Matilda De Angelis interview: ‘They would say, ‘You can take Hugh’s hand and put it wherever you want’’

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Annabel Nugent
·6 min read
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<p>After a mesmerising performance, the actor has dozens of projects lined up</p> (Rex)

After a mesmerising performance, the actor has dozens of projects lined up

(Rex)

Can you see it?” Matilda De Angelis has her cheek pressed up against her laptop camera. “You don’t see it because I have makeup on, but I have a lot of acne on my face.” The actor, who recently made her streaming debut in The Undoing, is making a point about physical beauty in film. “It’s not real,” she tells me. “I never felt beautiful in my whole life. So it’s not something that I rely on.”

She can argue it all she likes but one thing is undeniable: although De Angelis was given just a handful of scenes as murder victim Elena Alves in HBO’s latest smash-hit, she still walks away from the series having made an impression. Not least because she portrayed the sloe-eyed working-class mother with the sort of earnest frankness rarely seen in “other woman” roles. It’s the same kind that permits a person to draw attention to their acne on a video call with a stranger.

De Angelis is in Venice, two days before the show’s explosive finale is due to air and where she has just begun filming an adaptation of Ernest Hemingway’s novel Across the River and Into the Trees. Before that, though, the 25-year-old appears in Netflix’s Rose Island, the Italian-language film that debuted on Wednesday (9 December). She plays Gabriella, the love interest in the true story of Georgio Rosa, a hapless dreamer and ambitious engineer who clashed with the government after building a steel island off the coast of Rimini, northern Italy, in the Sixties.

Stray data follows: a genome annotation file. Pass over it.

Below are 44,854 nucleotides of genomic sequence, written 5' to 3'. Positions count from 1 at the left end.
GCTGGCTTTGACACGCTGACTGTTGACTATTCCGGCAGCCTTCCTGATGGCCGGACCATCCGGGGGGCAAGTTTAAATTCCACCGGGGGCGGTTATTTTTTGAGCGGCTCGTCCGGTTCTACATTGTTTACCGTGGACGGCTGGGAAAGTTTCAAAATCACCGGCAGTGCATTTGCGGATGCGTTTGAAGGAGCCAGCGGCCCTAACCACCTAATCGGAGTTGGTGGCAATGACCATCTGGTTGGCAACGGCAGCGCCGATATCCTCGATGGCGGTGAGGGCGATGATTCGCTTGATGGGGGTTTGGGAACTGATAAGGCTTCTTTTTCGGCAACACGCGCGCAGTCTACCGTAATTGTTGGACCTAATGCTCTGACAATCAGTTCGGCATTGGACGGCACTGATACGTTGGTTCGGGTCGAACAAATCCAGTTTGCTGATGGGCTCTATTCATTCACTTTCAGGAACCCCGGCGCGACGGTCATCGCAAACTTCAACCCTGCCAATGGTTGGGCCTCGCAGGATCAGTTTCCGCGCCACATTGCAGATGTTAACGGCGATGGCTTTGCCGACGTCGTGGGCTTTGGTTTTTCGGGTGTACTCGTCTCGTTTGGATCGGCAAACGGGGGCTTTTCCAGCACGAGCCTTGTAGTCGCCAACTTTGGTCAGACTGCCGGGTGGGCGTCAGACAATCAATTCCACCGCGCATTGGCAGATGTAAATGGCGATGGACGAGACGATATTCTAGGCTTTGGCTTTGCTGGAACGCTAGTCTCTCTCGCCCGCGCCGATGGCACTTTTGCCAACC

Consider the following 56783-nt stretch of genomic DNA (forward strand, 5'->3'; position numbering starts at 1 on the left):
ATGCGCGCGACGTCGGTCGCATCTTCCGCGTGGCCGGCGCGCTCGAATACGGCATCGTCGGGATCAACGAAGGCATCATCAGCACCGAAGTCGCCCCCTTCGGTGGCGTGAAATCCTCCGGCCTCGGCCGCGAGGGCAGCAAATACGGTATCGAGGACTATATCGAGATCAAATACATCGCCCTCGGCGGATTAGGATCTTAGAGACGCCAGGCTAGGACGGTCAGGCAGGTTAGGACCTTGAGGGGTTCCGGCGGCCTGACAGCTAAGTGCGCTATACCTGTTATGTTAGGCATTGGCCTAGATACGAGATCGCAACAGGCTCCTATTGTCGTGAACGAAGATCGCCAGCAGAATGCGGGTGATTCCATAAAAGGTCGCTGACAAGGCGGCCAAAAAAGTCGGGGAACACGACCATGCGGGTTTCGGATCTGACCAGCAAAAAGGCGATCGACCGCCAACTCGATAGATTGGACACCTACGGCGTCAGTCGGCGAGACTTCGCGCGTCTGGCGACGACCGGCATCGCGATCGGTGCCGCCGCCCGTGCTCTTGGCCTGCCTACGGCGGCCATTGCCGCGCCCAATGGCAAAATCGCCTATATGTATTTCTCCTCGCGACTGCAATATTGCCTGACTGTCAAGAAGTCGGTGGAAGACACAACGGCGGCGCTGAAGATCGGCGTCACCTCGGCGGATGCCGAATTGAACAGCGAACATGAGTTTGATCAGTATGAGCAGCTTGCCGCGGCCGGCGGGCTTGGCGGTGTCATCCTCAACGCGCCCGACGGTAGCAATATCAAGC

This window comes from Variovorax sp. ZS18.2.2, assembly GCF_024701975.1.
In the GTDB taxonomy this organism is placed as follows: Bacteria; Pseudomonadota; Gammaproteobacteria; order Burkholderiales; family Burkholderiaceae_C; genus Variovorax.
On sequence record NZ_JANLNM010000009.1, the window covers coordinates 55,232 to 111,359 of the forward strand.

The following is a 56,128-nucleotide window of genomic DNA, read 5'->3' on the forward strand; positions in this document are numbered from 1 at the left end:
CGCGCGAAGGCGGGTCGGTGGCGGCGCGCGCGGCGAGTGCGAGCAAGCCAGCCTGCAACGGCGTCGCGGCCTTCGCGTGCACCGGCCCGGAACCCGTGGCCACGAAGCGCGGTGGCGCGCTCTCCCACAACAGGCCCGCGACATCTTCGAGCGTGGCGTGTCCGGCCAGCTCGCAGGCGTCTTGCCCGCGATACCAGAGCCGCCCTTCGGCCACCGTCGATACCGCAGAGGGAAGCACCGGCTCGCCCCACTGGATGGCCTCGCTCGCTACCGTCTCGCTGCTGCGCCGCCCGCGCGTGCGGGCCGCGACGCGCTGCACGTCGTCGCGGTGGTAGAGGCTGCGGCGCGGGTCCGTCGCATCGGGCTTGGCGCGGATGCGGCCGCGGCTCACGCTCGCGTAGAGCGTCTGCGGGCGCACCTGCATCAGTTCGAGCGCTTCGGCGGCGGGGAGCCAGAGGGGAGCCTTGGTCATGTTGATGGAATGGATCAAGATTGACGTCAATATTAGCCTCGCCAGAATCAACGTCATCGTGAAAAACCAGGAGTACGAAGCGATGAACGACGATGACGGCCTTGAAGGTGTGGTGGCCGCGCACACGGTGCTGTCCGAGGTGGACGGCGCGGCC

The actor is no stranger to Rimini – more specifically its barefoot, Campari-fuelled party scene. She lived on the outskirts of rural Bologna and would regularly make the 90-minute drive for a coastal bender on a weekend off from work. “People are crazy there,” she smiles, her Italian accent wholly untempered by her recent Hollywood diversions. “I’m watching the movie now and seeing all those colours and that freedom and partying,” she continues. “It’s making me very sad and very jealous of that moment.”

De Angelis is down to earth and, as you may gather, a little rock’n’roll. She’s the kind of person who takes life as it comes. In fact, her whole career has been rather unexpected. “I started acting before I realised I wanted to be an actress,” she says. When she was 18 years old and planning to pursue a career in music with her band Rumba de Bodas, De Angelis had been walking down the street when she was plucked from the crowd by director Matteo Rovere and asked to audition for the lead role in car flick Italian Race. It was a case of learning to act on the job, as well as learning to drive. “I was just a puppet doing whatever they said with no idea of what I was doing. Even so, the movie went really well,” she shrugs. “And I still don’t know why.”

<p>Mellow yellow: De Angelis and Elio Germano in Sydney Sibilia’s ‘Rose Island’</p>Netflix/Simone Florena

Mellow yellow: De Angelis and Elio Germano in Sydney Sibilia’s ‘Rose Island’

Netflix/Simone Florena

In previous interviews, more than one of her directors have spoken about De Angelis’s “presence” and “aura” as the indistinguishable thing that helped her cinch parts, despite a lack of experience. Her magnetism makes people want to cast her: The Undoing director Susanne Bier compared her to French icon Brigitte Bardot.